August 8th Show Notes: Interview with Distinguished Professor of Economics, Deirdre McCloskey

We were honored to have as our first guest the Distinguished Professor of Economics, History, English, and Communication at the University of Illinois at Chicago, Deirdre McCloskey.

A well-known economist and historian and rhetorician, she has written sixteen books and around 400 scholarly pieces on topics ranging from technical economics and statistics to transgender advocacy and the ethics of the bourgeois virtues. She is known as a “conservative” economist, University-of-Chicago style (she taught for 12 years there), but protests that “I’m a literary, quantitative, postmodern, free-market, progressive Episcopalian, Midwestern woman from Boston who was once a man. Not ‘conservative’! I’m a Christian libertarian.” Her latest book, Bourgeois Dignity: Why Economics Can’t Explain the Modern World, which argues that an ideological change rather than saving or exploitation is what made us rich, is the second in a series of four on The Bourgeois Era. The first was The Bourgeois Virtues: Ethics for an Age of Commerce (2006), asking if a participant in a capitalist economy can have an ethical life (briefly, yes).

“We fans of innovation and markets have done enough preaching to the choir,” she says. “We need to speak to our beloved critics on the left and right who do not think that the Age of Innovation was the best thing to happen since the invention of language.”

 What caused the Industrial Revolution?

Economist Deirdre McCloskey, in Bourgeois Dignity, has looked at the possible causes from every conceivable angle. This is the second book in a series (the first was Bourgeois Virtues, which sets out to answer this question:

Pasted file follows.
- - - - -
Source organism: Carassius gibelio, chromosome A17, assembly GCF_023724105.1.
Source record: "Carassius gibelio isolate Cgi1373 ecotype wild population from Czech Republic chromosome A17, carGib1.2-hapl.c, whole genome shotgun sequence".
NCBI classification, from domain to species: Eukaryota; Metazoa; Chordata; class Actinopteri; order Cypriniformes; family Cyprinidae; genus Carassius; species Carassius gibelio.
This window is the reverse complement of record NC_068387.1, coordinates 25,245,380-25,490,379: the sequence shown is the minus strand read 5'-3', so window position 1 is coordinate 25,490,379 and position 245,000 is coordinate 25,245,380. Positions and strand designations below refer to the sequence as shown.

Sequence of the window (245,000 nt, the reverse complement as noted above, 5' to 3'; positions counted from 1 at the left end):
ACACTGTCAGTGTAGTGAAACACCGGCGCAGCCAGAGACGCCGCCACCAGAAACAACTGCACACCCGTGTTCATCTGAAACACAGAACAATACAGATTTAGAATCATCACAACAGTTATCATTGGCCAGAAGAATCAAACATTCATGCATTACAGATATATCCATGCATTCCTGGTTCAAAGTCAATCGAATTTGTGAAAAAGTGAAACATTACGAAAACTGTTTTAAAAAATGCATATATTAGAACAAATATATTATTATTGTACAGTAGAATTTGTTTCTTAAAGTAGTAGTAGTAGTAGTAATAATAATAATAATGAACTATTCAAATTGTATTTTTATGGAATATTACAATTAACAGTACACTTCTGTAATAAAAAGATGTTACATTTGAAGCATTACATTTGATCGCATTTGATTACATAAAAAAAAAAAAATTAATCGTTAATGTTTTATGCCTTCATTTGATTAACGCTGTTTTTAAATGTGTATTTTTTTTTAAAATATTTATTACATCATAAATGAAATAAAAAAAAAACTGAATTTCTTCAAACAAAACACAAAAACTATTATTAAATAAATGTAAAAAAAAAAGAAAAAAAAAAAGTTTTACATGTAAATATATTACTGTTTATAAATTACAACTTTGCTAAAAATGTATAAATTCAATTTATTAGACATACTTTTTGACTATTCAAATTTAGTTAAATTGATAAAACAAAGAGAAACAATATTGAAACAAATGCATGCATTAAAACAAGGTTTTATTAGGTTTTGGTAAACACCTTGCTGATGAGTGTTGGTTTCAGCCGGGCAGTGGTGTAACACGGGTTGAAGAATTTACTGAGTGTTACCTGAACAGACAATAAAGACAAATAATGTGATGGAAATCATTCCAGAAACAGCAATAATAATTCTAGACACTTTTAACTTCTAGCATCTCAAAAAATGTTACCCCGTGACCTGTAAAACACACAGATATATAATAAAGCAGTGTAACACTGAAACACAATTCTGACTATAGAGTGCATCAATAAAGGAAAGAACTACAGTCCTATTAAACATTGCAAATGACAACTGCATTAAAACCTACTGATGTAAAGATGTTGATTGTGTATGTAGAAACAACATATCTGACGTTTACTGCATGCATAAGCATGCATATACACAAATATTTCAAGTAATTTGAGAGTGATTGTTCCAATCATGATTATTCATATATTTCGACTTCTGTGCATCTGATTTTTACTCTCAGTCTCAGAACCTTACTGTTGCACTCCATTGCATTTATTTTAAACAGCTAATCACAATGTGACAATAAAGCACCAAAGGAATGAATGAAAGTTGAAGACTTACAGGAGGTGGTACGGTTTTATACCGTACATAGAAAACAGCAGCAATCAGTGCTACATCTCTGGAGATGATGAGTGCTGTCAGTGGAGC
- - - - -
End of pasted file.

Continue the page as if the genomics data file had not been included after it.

What caused the spectacular growth in the economy from the late 18 century to the present day, going from an income of approximately $3 per day to $137 today?

It’s even larger than that if you take into account the quality of goods and services available today versus then. One simple example is antibiotics. Simple infections that once killed incredibly wealthy people can now be cured with five dollars and a trip to the drugstore. Estimates put the growth in the quality of goods and services at a factor of 40 to 190—I believe even that is an understatement.

In 1875, the average family spent 74% of its income on food, clothing and shelter. In 1995 they spent 13%. This is one reason why Ed Kless says he’d rather be poor anywhere in the world today than in 1800.

This is an incredible accomplishment, and historians, economists, sociologists, poets, along with many others, have offered a plethora of explanations to explain it. McCloskey explores them all, but she reaches a totally different conclusion than most economists. In fact, the subtitle of the book is “Why economics can’t explain the modern world.”

 All Transformation is Linguistic

McCloskey believes that economic change depends on what people believe—their talk, their ethics, and their ideas, especially as related to dignity and innovation. It’s what Alexis de Tocqueville called “habits of the mind.”

Yet “ideas about ideas are unscientific” and ignored by economists who naturally gravitate towards materialist explanations for growth and dynamism. McCloskey writes:

To be able to detect the dark matter we will need a new, more idea-oriented economics, which would admit for example that language shapes an economy.

One of my favorite lines discovered recently is Werner Erhard’s “All transformation is linguistic. If we want to change our culture, we need to change our conversation.”

McCloskey’s argument is this statement on steroids. In other words, our conversations about dignity and liberty changed, launching the Industrial Revolution. Here’s how McCloskey expresses this phenomena:

A big change in the common opinion about markets and innovation, I claim, caused the Industrial Revolution, and then the modern world. The change occurred during the seventeenth and eighteenth centuries in north-western Europe. More or less suddenly the Dutch and British and then the Americans and the French began talking about the middle class, high or low—the “bourgeoisie”—as though it were dignified and free. The result was modern economic growth.

That is, ideas, or “rhetoric,” enriched us. The cause, in other words, was language, that most human of our accomplishments.